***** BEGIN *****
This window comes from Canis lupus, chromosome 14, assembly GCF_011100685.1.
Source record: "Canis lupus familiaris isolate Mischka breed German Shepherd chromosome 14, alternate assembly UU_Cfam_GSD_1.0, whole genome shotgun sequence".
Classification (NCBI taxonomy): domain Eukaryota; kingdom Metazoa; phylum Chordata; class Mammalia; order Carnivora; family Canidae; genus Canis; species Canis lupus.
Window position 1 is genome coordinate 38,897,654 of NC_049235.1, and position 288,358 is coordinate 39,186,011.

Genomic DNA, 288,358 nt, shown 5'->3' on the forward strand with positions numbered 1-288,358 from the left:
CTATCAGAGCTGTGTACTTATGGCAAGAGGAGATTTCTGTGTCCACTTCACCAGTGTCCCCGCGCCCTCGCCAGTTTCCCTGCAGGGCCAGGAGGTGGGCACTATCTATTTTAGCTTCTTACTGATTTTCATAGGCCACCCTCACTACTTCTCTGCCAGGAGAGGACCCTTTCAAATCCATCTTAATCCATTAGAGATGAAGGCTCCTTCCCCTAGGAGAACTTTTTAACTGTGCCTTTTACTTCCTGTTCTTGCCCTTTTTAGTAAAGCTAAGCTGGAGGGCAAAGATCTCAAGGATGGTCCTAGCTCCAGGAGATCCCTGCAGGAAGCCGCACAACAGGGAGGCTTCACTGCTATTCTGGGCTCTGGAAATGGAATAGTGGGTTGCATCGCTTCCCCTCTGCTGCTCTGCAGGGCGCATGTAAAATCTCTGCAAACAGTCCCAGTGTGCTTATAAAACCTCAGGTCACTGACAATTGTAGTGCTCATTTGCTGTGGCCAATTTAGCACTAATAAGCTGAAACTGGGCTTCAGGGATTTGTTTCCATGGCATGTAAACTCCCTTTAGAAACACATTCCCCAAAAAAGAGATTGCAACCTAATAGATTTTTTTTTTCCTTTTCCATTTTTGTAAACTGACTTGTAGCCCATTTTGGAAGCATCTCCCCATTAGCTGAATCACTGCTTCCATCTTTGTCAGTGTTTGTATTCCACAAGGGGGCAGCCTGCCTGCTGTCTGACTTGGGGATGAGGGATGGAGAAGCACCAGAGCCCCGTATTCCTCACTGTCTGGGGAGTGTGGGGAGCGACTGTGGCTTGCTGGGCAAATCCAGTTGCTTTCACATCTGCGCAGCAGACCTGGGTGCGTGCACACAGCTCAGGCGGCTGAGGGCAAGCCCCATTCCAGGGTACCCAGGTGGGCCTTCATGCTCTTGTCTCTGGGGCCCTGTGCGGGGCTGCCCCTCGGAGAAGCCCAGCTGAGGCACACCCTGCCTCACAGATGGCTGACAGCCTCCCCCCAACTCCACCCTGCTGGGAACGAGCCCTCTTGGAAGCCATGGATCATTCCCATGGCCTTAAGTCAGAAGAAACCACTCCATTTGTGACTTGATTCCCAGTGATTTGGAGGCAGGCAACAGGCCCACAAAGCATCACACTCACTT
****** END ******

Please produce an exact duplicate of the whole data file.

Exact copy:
This window comes from Canis lupus, chromosome 14, assembly GCF_011100685.1.
Source record: "Canis lupus familiaris isolate Mischka breed German Shepherd chromosome 14, alternate assembly UU_Cfam_GSD_1.0, whole genome shotgun sequence".
Classification (NCBI taxonomy): domain Eukaryota; kingdom Metazoa; phylum Chordata; class Mammalia; order Carnivora; family Canidae; genus Canis; species Canis lupus.
Window position 1 is genome coordinate 38,897,654 of NC_049235.1, and position 288,358 is coordinate 39,186,011.

Genomic DNA, 288,358 nt, shown 5'->3' on the forward strand with positions numbered 1-288,358 from the left:
CTATCAGAGCTGTGTACTTATGGCAAGAGGAGATTTCTGTGTCCACTTCACCAGTGTCCCCGCGCCCTCGCCAGTTTCCCTGCAGGGCCAGGAGGTGGGCACTATCTATTTTAGCTTCTTACTGATTTTCATAGGCCACCCTCACTACTTCTCTGCCAGGAGAGGACCCTTTCAAATCCATCTTAATCCATTAGAGATGAAGGCTCCTTCCCCTAGGAGAACTTTTTAACTGTGCCTTTTACTTCCTGTTCTTGCCCTTTTTAGTAAAGCTAAGCTGGAGGGCAAAGATCTCAAGGATGGTCCTAGCTCCAGGAGATCCCTGCAGGAAGCCGCACAACAGGGAGGCTTCACTGCTATTCTGGGCTCTGGAAATGGAATAGTGGGTTGCATCGCTTCCCCTCTGCTGCTCTGCAGGGCGCATGTAAAATCTCTGCAAACAGTCCCAGTGTGCTTATAAAACCTCAGGTCACTGACAATTGTAGTGCTCATTTGCTGTGGCCAATTTAGCACTAATAAGCTGAAACTGGGCTTCAGGGATTTGTTTCCATGGCATGTAAACTCCCTTTAGAAACACATTCCCCAAAAAAGAGATTGCAACCTAATAGATTTTTTTTTTCCTTTTCCATTTTTGTAAACTGACTTGTAGCCCATTTTGGAAGCATCTCCCCATTAGCTGAATCACTGCTTCCATCTTTGTCAGTGTTTGTATTCCACAAGGGGGCAGCCTGCCTGCTGTCTGACTTGGGGATGAGGGATGGAGAAGCACCAGAGCCCCGTATTCCTCACTGTCTGGGGAGTGTGGGGAGCGACTGTGGCTTGCTGGGCAAATCCAGTTGCTTTCACATCTGCGCAGCAGACCTGGGTGCGTGCACACAGCTCAGGCGGCTGAGGGCAAGCCCCATTCCAGGGTACCCAGGTGGGCCTTCATGCTCTTGTCTCTGGGGCCCTGTGCGGGGCTGCCCCTCGGAGAAGCCCAGCTGAGGCACACCCTGCCTCACAGATGGCTGACAGCCTCCCCCCAACTCCACCCTGCTGGGAACGAGCCCTCTTGGAAGCCATGGATCATTCCCATGGCCTTAAGTCAGAAGAAACCACTCCATTTGTGACTTGATTCCCAGTGATTTGGAGGCAGGCAACAGGCCCACAAAGCATCACACTCACTT